We disagree with Snow that the burden of proof was misallocated in this case. As this court held in Lindahl, applicants for disability retirement annuities bear the burden of demonstrating eligibility. 776 F.2d at 277. The statute recognizes applicants as disabled when they are "unable, because of disease or injury, to render useful and efficient service." 5 U.S.C. § 8337 (1988) (emphasis added). Given a record which shows Snow's refusal to follow doctor recommendations, as well as statements by physicians of the deleterious consequences that resulted from that refusal, his disabilities must be considered to flow from his unwillingness to take ameliorative action, rather than from disease or injury itself. See Baker, 782 F.2d at 994.
Respecting the benefits of the recommended treatment, neither party could prove with any degree of certainty whether or not Snow's back and neck problems would have improved with therapy. However, all physicians who examined him at a time when he was clearly not disabled recommended an exercise program to help his condition together with cessation of smoking. In 1985, when he resumed his position even he maintained that he was not disabled but rather was fully able, to perform his job. In February and April 1988, two physicians found him fit for duty and prescribed cessation of smoking and exercise to improve his condition. His smoking caused bronchitis and his coughing aggravated his back and neck problems. As found by the AJ, Snow did not follow the physicians' advice.
In its brief, OPM argues that this Court lacks jurisdiction to hear Snow's appeal because Snow did not file a petition for review within 30 days of receiving notice of the final decision of the Board. See 5 U.S.C. § 7703(b) (1) (1988); Monzo v. Department of Transportation, 735 F.2d 1335, 1336 (Fed. Cir. 1984). This turned out to be a wholly meritless argument which could and should have been withdrawn well before the date of submission of the case for decision. To demonstrate lateness, OPM noted that Snow's attorney received notice of the Board's denial on June 15 or 16, 1993, and the date of docketing in this court was July 20, 1993, a time period in excess of thirty days.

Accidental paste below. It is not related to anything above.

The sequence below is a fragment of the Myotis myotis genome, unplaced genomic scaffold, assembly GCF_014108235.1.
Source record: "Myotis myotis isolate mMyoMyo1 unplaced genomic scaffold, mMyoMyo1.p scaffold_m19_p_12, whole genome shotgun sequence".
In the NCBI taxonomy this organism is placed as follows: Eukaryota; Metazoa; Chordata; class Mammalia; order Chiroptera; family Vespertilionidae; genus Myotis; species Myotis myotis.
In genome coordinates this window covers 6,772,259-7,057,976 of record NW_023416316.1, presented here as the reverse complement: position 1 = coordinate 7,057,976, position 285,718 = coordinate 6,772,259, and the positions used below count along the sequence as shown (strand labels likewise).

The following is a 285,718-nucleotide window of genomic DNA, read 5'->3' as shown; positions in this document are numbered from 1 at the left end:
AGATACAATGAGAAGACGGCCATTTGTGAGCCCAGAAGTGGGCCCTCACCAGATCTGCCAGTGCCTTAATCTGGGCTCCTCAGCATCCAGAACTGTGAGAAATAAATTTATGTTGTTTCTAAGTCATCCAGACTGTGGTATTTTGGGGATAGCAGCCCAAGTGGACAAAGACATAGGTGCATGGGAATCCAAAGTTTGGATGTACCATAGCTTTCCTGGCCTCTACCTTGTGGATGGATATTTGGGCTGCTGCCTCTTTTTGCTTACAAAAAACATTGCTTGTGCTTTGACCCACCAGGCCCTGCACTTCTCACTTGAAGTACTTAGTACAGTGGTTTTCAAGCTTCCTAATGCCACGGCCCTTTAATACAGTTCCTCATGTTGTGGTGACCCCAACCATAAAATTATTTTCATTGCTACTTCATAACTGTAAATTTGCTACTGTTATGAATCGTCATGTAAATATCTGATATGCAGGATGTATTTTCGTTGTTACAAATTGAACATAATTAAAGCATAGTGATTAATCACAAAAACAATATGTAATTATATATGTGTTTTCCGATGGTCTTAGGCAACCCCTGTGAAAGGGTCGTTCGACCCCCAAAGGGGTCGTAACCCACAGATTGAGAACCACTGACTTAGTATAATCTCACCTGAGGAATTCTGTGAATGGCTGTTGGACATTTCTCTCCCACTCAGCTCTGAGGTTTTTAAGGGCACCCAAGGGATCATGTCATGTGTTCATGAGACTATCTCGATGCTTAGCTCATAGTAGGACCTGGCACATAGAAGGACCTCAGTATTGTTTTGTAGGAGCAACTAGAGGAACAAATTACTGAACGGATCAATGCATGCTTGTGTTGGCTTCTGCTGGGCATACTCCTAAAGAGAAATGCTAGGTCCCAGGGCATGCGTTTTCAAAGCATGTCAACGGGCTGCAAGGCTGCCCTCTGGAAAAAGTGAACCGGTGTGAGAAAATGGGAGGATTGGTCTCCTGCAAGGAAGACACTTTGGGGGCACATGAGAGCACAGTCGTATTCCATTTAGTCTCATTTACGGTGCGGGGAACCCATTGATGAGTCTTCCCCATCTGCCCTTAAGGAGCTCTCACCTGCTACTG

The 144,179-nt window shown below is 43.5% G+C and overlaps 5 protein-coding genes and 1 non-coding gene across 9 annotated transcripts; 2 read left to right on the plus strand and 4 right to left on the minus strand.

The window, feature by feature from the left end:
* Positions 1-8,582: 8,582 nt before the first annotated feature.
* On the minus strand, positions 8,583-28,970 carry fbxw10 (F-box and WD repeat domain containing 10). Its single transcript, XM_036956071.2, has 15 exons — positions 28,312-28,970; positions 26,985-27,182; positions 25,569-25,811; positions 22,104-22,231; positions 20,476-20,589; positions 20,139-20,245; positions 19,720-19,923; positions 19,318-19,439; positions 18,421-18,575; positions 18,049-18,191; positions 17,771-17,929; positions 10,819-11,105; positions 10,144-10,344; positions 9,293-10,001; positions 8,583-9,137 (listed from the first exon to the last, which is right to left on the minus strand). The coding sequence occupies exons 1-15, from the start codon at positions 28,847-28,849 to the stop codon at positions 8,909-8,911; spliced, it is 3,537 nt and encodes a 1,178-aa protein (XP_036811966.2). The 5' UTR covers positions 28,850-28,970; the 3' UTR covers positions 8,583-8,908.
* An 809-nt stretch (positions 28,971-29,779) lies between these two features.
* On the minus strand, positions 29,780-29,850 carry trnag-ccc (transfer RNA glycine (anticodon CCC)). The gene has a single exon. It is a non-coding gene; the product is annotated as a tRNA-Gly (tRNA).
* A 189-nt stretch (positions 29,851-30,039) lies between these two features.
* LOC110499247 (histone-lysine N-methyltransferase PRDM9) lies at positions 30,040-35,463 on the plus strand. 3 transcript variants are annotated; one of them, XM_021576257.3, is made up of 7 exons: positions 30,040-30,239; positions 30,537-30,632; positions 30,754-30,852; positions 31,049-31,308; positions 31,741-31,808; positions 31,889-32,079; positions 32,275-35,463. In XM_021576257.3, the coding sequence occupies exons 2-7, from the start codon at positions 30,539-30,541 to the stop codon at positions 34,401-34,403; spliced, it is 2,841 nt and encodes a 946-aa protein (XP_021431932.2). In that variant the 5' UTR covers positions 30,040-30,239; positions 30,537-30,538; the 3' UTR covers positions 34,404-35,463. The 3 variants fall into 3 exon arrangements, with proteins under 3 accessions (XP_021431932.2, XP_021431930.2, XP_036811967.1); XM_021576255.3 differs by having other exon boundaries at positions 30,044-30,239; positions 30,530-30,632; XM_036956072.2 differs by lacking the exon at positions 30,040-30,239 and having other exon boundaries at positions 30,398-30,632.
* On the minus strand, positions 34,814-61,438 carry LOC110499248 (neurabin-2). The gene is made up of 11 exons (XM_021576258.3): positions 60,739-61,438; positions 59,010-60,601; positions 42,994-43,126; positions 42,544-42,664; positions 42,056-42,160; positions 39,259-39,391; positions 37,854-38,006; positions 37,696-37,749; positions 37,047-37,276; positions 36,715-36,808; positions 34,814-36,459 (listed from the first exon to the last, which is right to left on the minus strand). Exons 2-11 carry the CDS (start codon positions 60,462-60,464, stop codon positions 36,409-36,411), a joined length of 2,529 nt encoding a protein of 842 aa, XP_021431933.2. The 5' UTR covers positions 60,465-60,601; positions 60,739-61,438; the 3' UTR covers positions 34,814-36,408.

As Snow indicated in his reply brief, the record plainly establishes that this Court received Snow's petition for review on July 12, 1993. The date of docketing is not the date of filing. As members of our bar and seasoned litigators before this Court, the attorneys representing OPM should be fully aware of the difference. A call to the Clerk's Office would have established that there was no basis for a jurisdictional argument based on the untimeliness of appeal. OPM's counsel could and should have confirmed the correct dates before making the argument. Petitioner should not have been required to respond to a baseless argument. In the future, attorneys for OPM are directed to make routine inquiries before burdening a petitioner with the additional time and expense of generating a response to meritless contentions on timeliness. Further, the court should not be burdened with the need to consider opposing briefs and confirm independently what the facts are. Counsel are obligated to withdraw any issue from consideration as soon as they know the issue is unsupportable.